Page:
Right now the players contribute 10 percent of their salary into an escrow account, which assures the owners against a shortfall in BRI that could lead to the players getting more than 51 percent of it. At the end of the season, enough escrow funds are distributed so that the players end up with their 51 percent, and the rest goes to the owners. (The actual machinations are more complicated than this, but I’ve distilled them for brevity).

That works when you’re dealing with maybe 5 percent uncertainly in your revenue projection, but what do you do when the uncertainty is 40 percent?

Obviously, one option is to sharply increase the escrow amount. The beauty of doing this is that it allows the cap number to hold relatively steady (we’ll get to that in a minute), which means that we don’t get all the unintended consequences of sharp yo-yos in the cap number. If teams withheld 30 percent escrow instead of the current 10 percent, for instance, that triples the allowable band of uncertainty in the revenue projection.

Consider a case where the league sets the cap number exactly the same in 2020-21 as it was in 2019-20 – $109 million per team (a proposal, incidentally, that multiple execs mentioned as a fair solution). Then it makes up any difference between that and the final BRI by taking the money out of escrow. The advantage to this is that every player bears the financial brunt equally and there are no unintended consequences that impact 2020 free agents rookies, or players who signed a max contract extension this past autumn.

Using the $109 million cap number in 2020-21, a 30 percent escrow withholding would cover owners down to a cap number of about $76 million, which is pretty close to a worst-case scenario from the league side. The players, on the other hand, would get to keep all the money if things turn out better than expected.

They could conceivably withhold even more than 30 percent. However, players are likely to push back harder the higher the escrow amount gets. Swallowing the entire potential BRI variance under escrow means taking out a huge chunk of their paycheck until after the season, if ever. For whatever reason, nearly every person I talked to mentioned 30 percent as a likely target.

Escrow does a lot of the heavy lifting, but it can’t quite do it all. That’s where the second piece of this – cap smoothing – comes in. I was initially skeptical of what smoothing could accomplish, because of one huge lingering question – smoothing to what? When a sharp cap rise was easily projectible, as in 2016, smoothing made a ton of sense. But now? Nobody knows what the landscape will look like in three or four years. In addition to the short-term issue of fans in seats, we have a huge economic crater to consider.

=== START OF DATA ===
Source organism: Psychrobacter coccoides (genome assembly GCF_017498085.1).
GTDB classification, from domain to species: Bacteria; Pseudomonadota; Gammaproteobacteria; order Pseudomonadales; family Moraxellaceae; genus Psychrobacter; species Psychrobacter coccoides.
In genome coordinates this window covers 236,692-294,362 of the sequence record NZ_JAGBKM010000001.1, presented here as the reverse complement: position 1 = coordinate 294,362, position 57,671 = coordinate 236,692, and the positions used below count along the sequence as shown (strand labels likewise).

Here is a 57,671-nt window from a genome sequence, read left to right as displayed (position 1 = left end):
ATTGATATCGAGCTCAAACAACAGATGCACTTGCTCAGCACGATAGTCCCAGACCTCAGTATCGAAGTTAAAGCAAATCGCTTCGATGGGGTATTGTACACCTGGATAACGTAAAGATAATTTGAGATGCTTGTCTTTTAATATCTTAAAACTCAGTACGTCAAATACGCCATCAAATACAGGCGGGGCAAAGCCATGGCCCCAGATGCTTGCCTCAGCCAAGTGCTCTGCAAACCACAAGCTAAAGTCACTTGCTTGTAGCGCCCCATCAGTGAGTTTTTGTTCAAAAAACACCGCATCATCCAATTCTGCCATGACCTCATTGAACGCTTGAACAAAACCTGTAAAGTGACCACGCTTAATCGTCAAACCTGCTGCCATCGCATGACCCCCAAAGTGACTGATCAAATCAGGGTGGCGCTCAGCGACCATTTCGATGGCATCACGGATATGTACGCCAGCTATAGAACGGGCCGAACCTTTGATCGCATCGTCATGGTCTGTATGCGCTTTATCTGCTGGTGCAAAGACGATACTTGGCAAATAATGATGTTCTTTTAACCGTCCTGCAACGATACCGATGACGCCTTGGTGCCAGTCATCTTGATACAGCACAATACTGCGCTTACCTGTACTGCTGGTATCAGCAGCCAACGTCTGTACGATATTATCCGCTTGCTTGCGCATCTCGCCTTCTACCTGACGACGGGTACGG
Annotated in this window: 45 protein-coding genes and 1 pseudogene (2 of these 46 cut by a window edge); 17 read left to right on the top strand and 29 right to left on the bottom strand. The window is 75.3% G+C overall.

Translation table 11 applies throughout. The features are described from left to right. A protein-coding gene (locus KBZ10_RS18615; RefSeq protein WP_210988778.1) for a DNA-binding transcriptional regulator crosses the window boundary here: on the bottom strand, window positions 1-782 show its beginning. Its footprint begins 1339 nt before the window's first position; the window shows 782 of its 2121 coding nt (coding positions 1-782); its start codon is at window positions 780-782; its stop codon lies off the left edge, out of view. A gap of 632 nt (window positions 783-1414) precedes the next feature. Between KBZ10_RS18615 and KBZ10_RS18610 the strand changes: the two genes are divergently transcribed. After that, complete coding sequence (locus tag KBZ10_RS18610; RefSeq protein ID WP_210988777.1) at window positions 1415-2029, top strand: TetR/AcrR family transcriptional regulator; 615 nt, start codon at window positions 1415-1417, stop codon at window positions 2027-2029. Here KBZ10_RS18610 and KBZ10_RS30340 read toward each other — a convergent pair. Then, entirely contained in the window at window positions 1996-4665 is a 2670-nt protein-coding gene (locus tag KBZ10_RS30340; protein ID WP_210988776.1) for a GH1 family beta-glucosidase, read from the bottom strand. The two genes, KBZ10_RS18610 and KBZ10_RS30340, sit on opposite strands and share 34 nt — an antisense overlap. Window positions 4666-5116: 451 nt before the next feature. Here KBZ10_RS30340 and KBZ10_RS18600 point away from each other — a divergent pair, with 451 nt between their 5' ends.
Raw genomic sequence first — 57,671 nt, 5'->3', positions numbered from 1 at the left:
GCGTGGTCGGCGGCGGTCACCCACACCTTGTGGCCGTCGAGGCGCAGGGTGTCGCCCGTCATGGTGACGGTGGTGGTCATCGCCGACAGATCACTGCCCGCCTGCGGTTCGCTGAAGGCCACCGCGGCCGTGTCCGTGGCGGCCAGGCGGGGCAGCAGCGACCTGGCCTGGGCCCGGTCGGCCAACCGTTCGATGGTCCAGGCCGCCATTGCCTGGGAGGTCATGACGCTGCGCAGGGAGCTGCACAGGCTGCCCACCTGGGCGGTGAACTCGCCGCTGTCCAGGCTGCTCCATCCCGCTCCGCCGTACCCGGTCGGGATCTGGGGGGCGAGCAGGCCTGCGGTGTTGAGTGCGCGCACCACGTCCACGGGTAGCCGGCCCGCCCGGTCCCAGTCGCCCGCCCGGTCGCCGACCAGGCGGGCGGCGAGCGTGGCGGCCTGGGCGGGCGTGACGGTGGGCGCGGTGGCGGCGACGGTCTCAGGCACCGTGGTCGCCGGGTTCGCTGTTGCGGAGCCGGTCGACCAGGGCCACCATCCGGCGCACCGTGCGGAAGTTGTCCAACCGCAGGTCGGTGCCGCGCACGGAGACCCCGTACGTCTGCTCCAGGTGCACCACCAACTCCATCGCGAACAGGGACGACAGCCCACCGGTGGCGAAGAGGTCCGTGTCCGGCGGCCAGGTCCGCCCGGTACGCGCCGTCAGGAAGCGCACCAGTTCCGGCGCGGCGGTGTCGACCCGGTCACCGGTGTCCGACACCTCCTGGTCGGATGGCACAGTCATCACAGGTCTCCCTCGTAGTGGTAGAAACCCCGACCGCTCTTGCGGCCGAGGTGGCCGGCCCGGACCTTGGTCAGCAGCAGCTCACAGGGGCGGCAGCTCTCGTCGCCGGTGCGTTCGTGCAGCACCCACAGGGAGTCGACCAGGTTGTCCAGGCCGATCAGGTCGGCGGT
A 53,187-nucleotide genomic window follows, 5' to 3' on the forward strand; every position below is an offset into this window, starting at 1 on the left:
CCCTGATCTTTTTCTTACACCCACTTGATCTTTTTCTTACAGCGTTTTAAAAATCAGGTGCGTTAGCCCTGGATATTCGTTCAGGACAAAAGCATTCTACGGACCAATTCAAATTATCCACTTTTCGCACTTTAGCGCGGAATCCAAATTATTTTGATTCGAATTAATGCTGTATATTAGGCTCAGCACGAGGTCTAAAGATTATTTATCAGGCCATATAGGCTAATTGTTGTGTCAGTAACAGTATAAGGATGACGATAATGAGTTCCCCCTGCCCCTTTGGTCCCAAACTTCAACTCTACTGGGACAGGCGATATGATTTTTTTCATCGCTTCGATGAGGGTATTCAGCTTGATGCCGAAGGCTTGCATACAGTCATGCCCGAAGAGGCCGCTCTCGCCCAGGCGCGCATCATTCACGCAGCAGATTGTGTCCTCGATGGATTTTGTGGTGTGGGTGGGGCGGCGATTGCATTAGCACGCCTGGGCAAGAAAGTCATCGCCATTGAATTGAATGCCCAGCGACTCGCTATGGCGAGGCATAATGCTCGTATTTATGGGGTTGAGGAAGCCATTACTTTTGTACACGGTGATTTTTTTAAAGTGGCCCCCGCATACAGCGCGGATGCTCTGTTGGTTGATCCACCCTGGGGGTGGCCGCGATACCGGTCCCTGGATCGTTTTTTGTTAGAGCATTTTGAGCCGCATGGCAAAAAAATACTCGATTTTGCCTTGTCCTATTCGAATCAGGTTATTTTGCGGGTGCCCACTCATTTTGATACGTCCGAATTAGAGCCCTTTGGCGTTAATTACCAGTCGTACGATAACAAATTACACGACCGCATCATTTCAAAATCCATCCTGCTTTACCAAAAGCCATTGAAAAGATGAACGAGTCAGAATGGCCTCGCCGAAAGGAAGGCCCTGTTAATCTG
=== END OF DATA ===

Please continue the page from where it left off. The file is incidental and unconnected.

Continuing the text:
Still, we know more or less what is possible, and can make some inferences about what might be likely. Combined with a larger escrow withholding, it can allow for planning stability for both players and franchises. The league and players would likely need to revisit any smoothed cap estimates several times over the coming years, but this is still better than wild yo-yos.

For instance, suppose the league’s number-crunchers’ best estimate of an unsmoothed, un-escrowed cap number in a post-coronavirus environment looks something like this:



2019-20 (current):










I should mention that the CBA has a mutual opt-out in 2022-23, so let’s assume for a moment that the league and players set that aside (I’m a trained economist; assuming problems away is a lifestyle). Plot out the numbers for the remaining four years of the agreement, and the average of the four seasons would be $115 million.

A “smoothed” cap would still have changes in slope (otherwise you could get an equally ugly unsmoothed year in 2024-25), but an agreement on smoothing could obliterate the yo-yo in 2021-22 as follows:



2019-20 (current):










Again, I need to emphasize I’m working with made-up numbers here, but they aren’t that far off from the league’s pre-virus estimates for 2021-22 and 2022-23 (which I adjusted downward to account for the virus’s severe economic impacts). An agreement on smoothing would be important for planning purposes, as both players and teams could enter into contracts with some certainty in an otherwise uncertain environment. Shortfalls and overages could be made up for in future seasons – there are already accommodations for this built into the cap rules – but again, a large escrow withholding would likely limit the overall carnage.

I should note that a few execs I talked to mentioned other proposals, such as fiddling with the tax levels or penalties, or adding an amnesty provision. I don’t really see these as necessary or important. Most are unnecessary with an escrow-smoothing combo in place and lipstick on pigs without one.

One hopes the league and players’ association can both see the logic because the pathway to a solution is here. Escrow is more crucial than smoothing, but each is an underwhelming solution without the other. Between the two, however, they form a pretty solid roadmap for the league and players to navigate an uncertain future.

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Now or never.  Sooner rather than later.  Still getting "Last Days of WCW" vibes.

The league needs: reopening in Florida, fans in the stands sometime next season, AND expansion (at least two teams -- Seattle and Las Vegas -- and maybe even 2 more.  A 34 team league actually makes for a great 82 game schedule, if my math was right).

Anything less than that, I am not gonna hold my breath.

Pro sports musical chairs is gonna come down to the NFL, MLB, NBA, and NHL.  Who gets voted off the island?

If the season resumes soon, who is gonna win the Narrative Olympics?  Will LeBron continue his slow motion chase down of MJ's GOAT status?  Will Greek Freak take the torch from LeBron??? Who is the Next Next Guy -- Luka? Ja Morant? Zion?  Will Zion Williamson be WORTH THE WEIGHT once he gets back?

Can't wait for JV's Revenge of the Big Man Big Board.

I think "our narrative" is as good as any other teams.

The Grizzlies are the Brave New Team of the Future. 

The last days of disco are truly upon us. 

Get your popcorn.